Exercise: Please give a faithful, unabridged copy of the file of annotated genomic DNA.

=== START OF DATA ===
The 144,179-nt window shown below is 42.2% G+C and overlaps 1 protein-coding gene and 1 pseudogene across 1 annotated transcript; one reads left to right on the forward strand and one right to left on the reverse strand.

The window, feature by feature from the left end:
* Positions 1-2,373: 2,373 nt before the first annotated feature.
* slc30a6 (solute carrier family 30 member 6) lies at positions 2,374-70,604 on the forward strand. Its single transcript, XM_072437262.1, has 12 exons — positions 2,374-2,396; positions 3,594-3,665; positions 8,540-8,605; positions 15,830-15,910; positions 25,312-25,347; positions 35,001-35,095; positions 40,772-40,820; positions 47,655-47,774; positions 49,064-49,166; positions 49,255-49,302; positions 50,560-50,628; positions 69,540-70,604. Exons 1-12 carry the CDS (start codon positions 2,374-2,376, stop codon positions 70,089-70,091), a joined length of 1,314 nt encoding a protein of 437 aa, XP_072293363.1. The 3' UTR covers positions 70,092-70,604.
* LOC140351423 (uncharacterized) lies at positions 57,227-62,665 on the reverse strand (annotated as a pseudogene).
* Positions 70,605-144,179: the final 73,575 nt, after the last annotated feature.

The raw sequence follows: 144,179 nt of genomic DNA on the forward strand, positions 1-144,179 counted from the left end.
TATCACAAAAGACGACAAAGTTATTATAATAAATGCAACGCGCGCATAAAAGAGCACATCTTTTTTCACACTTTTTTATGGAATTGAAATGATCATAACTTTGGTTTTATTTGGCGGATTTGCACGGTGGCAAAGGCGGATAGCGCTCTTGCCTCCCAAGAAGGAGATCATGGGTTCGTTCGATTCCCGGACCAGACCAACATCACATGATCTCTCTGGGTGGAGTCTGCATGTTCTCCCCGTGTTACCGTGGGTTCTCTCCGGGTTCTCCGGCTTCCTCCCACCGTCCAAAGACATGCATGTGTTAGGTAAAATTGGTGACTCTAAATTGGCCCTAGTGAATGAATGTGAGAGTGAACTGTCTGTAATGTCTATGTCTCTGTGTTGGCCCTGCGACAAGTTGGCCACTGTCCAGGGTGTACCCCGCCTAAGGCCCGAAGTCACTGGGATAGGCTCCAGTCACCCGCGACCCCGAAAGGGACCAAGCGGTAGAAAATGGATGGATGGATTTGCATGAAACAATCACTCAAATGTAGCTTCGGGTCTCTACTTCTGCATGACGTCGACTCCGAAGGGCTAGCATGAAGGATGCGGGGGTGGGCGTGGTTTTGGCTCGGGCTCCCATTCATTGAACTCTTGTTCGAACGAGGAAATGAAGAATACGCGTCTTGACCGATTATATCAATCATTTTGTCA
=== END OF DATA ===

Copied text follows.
The 144,179-nt window shown below is 42.2% G+C and overlaps 1 protein-coding gene and 1 pseudogene across 1 annotated transcript; one reads left to right on the forward strand and one right to left on the reverse strand.

The window, feature by feature from the left end:
* Positions 1-2,373: 2,373 nt before the first annotated feature.
* slc30a6 (solute carrier family 30 member 6) lies at positions 2,374-70,604 on the forward strand. Its single transcript, XM_072437262.1, has 12 exons — positions 2,374-2,396; positions 3,594-3,665; positions 8,540-8,605; positions 15,830-15,910; positions 25,312-25,347; positions 35,001-35,095; positions 40,772-40,820; positions 47,655-47,774; positions 49,064-49,166; positions 49,255-49,302; positions 50,560-50,628; positions 69,540-70,604. Exons 1-12 carry the CDS (start codon positions 2,374-2,376, stop codon positions 70,089-70,091), a joined length of 1,314 nt encoding a protein of 437 aa, XP_072293363.1. The 3' UTR covers positions 70,092-70,604.
* LOC140351423 (uncharacterized) lies at positions 57,227-62,665 on the reverse strand (annotated as a pseudogene).
* Positions 70,605-144,179: the final 73,575 nt, after the last annotated feature.

The raw sequence follows: 144,179 nt of genomic DNA on the forward strand, positions 1-144,179 counted from the left end.
TATCACAAAAGACGACAAAGTTATTATAATAAATGCAACGCGCGCATAAAAGAGCACATCTTTTTTCACACTTTTTTATGGAATTGAAATGATCATAACTTTGGTTTTATTTGGCGGATTTGCACGGTGGCAAAGGCGGATAGCGCTCTTGCCTCCCAAGAAGGAGATCATGGGTTCGTTCGATTCCCGGACCAGACCAACATCACATGATCTCTCTGGGTGGAGTCTGCATGTTCTCCCCGTGTTACCGTGGGTTCTCTCCGGGTTCTCCGGCTTCCTCCCACCGTCCAAAGACATGCATGTGTTAGGTAAAATTGGTGACTCTAAATTGGCCCTAGTGAATGAATGTGAGAGTGAACTGTCTGTAATGTCTATGTCTCTGTGTTGGCCCTGCGACAAGTTGGCCACTGTCCAGGGTGTACCCCGCCTAAGGCCCGAAGTCACTGGGATAGGCTCCAGTCACCCGCGACCCCGAAAGGGACCAAGCGGTAGAAAATGGATGGATGGATTTGCATGAAACAATCACTCAAATGTAGCTTCGGGTCTCTACTTCTGCATGACGTCGACTCCGAAGGGCTAGCATGAAGGATGCGGGGGTGGGCGTGGTTTTGGCTCGGGCTCCCATTCATTGAACTCTTGTTCGAACGAGGAAATGAAGAATACGCGTCTTGACCGATTATATCAATCATTTTGTCA